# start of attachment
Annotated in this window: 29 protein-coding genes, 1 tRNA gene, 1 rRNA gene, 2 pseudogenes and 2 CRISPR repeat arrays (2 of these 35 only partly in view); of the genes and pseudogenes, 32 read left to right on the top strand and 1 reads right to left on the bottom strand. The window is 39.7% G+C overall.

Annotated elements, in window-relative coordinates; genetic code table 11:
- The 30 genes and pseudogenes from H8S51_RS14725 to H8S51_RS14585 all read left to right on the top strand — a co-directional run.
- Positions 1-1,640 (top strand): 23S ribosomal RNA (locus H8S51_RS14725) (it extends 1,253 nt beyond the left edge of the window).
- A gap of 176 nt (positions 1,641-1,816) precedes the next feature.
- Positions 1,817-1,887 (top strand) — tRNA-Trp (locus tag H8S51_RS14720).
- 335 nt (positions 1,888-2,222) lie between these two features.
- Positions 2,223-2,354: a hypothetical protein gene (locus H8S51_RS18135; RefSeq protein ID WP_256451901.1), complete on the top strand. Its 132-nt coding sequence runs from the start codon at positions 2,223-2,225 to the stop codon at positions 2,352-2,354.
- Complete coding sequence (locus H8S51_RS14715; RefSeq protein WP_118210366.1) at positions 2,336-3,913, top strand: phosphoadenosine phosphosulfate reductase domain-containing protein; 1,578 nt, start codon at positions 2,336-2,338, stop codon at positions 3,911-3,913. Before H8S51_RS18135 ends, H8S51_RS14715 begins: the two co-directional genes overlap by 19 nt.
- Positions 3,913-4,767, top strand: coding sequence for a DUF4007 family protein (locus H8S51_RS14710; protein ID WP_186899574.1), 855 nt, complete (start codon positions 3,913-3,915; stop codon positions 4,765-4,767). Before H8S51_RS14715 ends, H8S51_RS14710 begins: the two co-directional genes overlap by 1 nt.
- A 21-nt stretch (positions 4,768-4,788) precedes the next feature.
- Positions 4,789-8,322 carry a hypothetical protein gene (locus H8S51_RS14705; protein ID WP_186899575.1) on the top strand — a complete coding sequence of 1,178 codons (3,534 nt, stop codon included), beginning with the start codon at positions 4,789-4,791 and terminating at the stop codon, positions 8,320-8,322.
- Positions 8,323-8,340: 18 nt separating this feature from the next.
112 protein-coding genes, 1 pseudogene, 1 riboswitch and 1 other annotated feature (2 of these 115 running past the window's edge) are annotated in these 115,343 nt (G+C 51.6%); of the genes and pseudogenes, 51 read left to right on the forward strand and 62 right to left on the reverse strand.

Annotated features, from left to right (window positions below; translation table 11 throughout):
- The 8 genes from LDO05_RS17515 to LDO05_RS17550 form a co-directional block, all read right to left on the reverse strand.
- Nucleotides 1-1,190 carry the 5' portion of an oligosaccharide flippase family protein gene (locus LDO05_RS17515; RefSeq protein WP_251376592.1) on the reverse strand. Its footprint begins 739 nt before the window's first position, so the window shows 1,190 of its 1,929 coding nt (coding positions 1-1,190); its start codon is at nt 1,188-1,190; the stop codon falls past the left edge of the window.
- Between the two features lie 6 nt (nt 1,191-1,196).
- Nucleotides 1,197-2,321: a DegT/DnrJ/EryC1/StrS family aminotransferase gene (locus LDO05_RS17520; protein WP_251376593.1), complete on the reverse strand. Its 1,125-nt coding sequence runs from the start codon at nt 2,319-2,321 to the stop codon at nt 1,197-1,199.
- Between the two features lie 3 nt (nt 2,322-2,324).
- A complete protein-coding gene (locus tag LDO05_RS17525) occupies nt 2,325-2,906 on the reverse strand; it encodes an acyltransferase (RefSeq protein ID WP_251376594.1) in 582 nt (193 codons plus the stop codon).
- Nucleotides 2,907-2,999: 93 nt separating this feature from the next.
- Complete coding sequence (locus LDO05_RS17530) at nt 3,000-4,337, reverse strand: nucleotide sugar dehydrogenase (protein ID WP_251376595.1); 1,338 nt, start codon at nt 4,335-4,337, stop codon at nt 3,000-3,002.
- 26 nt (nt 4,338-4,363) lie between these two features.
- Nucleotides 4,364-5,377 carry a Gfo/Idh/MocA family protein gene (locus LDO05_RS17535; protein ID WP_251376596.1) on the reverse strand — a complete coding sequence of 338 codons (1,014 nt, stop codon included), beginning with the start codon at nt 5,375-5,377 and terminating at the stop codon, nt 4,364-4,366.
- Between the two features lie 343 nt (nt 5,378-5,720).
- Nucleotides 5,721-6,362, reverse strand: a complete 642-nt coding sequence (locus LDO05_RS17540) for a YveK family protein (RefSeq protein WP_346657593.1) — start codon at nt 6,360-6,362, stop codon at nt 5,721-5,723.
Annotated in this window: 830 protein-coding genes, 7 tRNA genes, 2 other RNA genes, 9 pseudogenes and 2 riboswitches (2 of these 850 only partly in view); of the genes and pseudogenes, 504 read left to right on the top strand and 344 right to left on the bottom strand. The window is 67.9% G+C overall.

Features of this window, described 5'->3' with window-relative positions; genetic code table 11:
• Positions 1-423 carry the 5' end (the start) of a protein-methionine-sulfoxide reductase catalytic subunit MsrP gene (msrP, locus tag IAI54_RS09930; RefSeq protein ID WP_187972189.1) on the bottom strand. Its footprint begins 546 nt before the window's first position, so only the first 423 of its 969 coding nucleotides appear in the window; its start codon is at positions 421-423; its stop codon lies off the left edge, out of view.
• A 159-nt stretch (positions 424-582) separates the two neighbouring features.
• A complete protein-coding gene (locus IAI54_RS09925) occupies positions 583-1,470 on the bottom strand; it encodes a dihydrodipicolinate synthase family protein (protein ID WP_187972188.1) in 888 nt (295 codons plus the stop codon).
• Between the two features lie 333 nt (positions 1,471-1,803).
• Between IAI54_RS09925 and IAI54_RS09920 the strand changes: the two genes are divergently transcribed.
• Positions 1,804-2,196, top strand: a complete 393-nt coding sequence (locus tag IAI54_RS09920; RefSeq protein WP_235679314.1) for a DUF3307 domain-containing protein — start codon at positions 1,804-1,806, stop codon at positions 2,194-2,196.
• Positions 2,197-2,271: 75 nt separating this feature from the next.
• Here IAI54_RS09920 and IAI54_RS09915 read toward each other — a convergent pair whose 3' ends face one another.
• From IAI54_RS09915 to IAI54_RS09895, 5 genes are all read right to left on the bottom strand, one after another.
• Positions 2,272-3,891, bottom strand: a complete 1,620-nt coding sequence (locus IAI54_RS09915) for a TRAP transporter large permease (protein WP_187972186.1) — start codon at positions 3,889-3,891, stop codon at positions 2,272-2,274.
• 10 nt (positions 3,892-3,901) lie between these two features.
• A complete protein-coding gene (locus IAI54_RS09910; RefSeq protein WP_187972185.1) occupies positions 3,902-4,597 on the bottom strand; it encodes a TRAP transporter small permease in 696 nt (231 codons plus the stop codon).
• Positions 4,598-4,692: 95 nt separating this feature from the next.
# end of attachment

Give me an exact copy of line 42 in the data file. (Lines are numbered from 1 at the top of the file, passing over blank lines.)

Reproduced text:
• Positions 4,598-4,692: 95 nt separating this feature from the next.